The Sea in the Desert
This year we thought a lot about where we want to bring in the New Year and after much research we thought a great destination would be the Salton Sea. This was a brand new location for us and we were hooked after reading the history behind this accidental manmade sea in the desert.
Quick history: The sea in desert was created in the early 1900s it quickly became a popular getaway attraction for the wealthy and famous. Motels, dance halls, yacht clubs and restaurant quickly bloomed around the area and the land around it became a hot buy. After making it big in the 50s and 60s, by the 70s the toxicity in the water from local farming run off went over limit and fish started dying off in the sea and swimming became unsanitary. From then on everything went downhill. Much of the area was abandoned and within a short time turned into seaside ghost towns.
Driving down the night of December 30th we were hit by a soft snow blizzard as we neared the town of Mecca. Mecca is roughly 20 minutes north of the first campgrounds on the west bank of the Salton Sea. There are five main campgrounds and we explored all before picking where we put our tent up. The first campground down from Mecca is Salton Sea recreation Area, then Bombay Beach (which was closed, Mecca Beach, Corvina Beach and lastly we came across Salt Creek Primitive Campground (which seemed to open and flat for our liking). We decided to go with Salton Sea Recreation Area, although it seem to have more a few more campers, it had nice spread out camping spaces bushes and palm trees to keep your site private.
We did all our grocery shopping before leaving, please note Mecca has limited grocery stores and you will not find any worthwhile grocery stores in the sparse populated areas that wrap around the sea. So come prepared with lots of firewood (if you are camping in winter), water, and food. Temperature dropped to only 30 degrees at night so our good winter jackets and -40 sleeping bags was plenty to keep us warm and enjoy winter in the desert. At night we fell asleep to the wind rustling in the palm tree branches above our tent making us feel that we were camping on a tropical island. We both slept peacefully.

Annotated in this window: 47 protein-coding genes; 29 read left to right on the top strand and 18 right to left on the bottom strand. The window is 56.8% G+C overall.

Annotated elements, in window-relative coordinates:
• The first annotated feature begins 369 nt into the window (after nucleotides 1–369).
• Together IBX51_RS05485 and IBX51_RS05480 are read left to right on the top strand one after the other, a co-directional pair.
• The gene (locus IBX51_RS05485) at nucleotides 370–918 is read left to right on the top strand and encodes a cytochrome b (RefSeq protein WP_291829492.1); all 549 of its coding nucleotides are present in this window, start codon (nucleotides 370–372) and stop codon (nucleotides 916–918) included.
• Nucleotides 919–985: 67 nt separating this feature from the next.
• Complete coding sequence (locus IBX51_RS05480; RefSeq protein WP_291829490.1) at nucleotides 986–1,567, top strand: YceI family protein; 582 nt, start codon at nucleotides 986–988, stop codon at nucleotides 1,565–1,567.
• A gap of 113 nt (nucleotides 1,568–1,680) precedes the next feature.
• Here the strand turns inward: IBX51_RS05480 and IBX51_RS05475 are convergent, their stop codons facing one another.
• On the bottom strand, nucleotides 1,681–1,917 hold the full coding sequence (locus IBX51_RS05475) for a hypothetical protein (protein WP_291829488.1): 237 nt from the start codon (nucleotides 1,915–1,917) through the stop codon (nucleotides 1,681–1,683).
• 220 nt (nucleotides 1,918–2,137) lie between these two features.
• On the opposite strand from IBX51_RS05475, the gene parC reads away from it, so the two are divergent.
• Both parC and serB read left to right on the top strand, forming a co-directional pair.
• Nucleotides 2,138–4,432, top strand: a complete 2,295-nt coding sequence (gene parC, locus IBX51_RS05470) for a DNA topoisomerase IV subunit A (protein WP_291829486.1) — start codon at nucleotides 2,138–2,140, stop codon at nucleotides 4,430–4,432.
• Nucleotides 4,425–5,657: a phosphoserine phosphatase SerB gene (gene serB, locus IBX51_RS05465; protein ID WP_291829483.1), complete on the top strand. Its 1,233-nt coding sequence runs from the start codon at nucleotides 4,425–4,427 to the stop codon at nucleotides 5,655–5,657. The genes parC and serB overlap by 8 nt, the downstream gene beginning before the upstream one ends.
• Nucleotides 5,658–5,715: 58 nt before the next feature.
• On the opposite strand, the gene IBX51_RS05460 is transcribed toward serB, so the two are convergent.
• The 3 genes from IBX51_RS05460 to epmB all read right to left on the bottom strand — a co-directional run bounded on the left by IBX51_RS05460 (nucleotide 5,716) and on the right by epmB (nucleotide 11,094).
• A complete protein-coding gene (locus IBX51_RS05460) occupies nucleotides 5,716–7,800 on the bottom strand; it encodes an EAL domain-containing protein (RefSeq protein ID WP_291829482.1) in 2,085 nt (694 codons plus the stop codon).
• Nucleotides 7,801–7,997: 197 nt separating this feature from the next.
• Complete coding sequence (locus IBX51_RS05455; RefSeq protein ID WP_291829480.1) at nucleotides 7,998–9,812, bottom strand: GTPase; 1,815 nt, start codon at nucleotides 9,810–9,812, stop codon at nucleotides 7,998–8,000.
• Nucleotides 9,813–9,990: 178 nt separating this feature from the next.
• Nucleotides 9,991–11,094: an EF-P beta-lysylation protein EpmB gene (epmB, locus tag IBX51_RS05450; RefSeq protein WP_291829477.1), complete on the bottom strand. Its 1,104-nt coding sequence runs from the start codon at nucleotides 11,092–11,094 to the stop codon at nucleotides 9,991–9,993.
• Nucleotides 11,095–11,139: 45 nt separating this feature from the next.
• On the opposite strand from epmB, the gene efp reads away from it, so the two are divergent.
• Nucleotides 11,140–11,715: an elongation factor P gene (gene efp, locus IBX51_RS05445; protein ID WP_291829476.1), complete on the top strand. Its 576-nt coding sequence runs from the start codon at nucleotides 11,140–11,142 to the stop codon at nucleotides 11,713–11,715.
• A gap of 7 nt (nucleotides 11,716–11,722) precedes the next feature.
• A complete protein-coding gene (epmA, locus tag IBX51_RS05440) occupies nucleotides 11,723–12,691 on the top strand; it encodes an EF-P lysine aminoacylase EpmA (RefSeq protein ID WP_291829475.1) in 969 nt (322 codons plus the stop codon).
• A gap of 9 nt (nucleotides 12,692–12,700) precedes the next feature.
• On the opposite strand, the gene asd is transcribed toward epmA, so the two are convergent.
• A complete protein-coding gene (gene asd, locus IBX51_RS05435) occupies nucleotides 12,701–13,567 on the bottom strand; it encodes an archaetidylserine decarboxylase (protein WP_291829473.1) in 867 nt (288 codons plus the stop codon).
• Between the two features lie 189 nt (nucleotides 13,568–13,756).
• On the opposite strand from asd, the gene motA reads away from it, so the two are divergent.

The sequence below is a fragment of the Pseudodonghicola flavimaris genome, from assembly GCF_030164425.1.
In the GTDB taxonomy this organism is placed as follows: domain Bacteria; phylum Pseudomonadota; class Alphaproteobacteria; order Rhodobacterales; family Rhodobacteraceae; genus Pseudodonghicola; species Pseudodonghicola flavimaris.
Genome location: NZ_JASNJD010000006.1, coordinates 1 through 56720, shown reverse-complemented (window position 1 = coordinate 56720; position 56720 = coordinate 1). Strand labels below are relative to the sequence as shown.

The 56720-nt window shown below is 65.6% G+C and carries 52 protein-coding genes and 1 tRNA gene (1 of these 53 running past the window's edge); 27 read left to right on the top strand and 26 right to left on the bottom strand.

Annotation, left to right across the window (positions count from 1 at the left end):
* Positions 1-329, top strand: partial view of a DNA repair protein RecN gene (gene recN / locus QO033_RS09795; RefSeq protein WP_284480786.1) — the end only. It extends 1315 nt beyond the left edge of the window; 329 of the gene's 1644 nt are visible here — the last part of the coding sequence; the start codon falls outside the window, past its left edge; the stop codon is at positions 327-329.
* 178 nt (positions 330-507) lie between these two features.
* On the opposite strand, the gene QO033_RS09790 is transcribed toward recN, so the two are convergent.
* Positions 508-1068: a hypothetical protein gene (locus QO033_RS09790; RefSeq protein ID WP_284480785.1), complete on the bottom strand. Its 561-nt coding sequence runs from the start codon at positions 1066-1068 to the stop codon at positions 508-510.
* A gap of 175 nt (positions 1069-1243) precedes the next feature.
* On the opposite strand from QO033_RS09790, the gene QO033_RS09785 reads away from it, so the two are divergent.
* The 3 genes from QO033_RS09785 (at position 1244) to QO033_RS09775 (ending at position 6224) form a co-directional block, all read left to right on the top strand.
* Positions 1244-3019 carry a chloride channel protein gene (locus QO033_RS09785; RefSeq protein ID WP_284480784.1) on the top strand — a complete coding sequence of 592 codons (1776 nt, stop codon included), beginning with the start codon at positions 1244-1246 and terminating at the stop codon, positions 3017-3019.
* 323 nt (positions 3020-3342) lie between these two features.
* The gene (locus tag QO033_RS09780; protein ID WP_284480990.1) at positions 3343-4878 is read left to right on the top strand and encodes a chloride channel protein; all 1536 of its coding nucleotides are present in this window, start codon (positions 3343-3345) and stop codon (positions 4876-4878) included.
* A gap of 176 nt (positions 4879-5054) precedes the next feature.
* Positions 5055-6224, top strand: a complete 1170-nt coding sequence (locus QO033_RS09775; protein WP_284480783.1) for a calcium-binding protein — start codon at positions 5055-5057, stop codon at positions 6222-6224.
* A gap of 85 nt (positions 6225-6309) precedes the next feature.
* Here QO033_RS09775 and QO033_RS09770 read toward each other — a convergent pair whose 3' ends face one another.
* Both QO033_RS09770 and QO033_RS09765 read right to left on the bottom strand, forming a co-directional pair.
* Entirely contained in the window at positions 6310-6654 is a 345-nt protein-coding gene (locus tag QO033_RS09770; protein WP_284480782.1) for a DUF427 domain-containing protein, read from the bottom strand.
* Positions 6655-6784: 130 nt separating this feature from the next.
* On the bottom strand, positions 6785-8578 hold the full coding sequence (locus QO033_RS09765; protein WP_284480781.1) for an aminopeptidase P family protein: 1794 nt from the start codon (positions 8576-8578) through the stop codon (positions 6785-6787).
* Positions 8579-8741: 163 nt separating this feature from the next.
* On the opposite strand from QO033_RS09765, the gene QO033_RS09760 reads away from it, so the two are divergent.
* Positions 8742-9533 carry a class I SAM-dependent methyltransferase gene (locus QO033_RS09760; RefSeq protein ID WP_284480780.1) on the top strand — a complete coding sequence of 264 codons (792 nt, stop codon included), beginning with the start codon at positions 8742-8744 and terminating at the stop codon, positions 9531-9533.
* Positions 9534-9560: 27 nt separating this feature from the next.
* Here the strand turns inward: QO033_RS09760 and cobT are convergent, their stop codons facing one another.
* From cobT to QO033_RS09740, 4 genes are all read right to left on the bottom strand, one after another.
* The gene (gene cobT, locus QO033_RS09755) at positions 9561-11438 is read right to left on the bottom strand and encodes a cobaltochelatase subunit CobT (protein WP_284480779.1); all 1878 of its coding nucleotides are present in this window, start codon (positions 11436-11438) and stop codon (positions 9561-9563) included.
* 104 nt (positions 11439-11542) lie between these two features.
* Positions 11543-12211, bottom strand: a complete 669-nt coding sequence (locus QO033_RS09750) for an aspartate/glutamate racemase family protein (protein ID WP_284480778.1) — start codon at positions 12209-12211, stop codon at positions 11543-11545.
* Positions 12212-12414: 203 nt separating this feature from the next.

Since we arrived at night, besides smelling the salty sea we couldn’t make much of anything of our surrounding area. As soon as we woke up with the sun in the morning we started exploring. The area was beyond fascinating to say the least. It felt like we were among a tombstone of a lost era. The sea is beautiful and widespread. You feel like you are by a mini ocean with all the pelicans and seagulls you see. As you walk toward its shore and on the white beach, your steps begin making a very distinct crunch under your soles…then you look down and realize that what you are walking on is not sand in any form, it is all crumbles of fish bones. Millions and millions of tiny broken fish bones gathered over decades. There are some areas were the fish skeletons are still in tact. It was the strangest thing to experience.
After the beach we spent the rest of the day exploring the many abandoned buildings that were once full of life and excitement less than 50 years ago. This part of our trip was one of the coolest. It felt like a scene from AMC’s “Walking Dead”. The buildings we walked through felt like they were urgently abandoned with much of the canned food, furniture, and clothes left behind. Most walls were full of apocalyptic graffiti giving the same feeling of “the abandoned.” The more we explored, the more we wanted to keep going. We wanted to keep discovering the history and reading all the messages left on its walls.
We highly recommend this area to anyone who wants to uncover another unique part of California’s history. Must see at least once.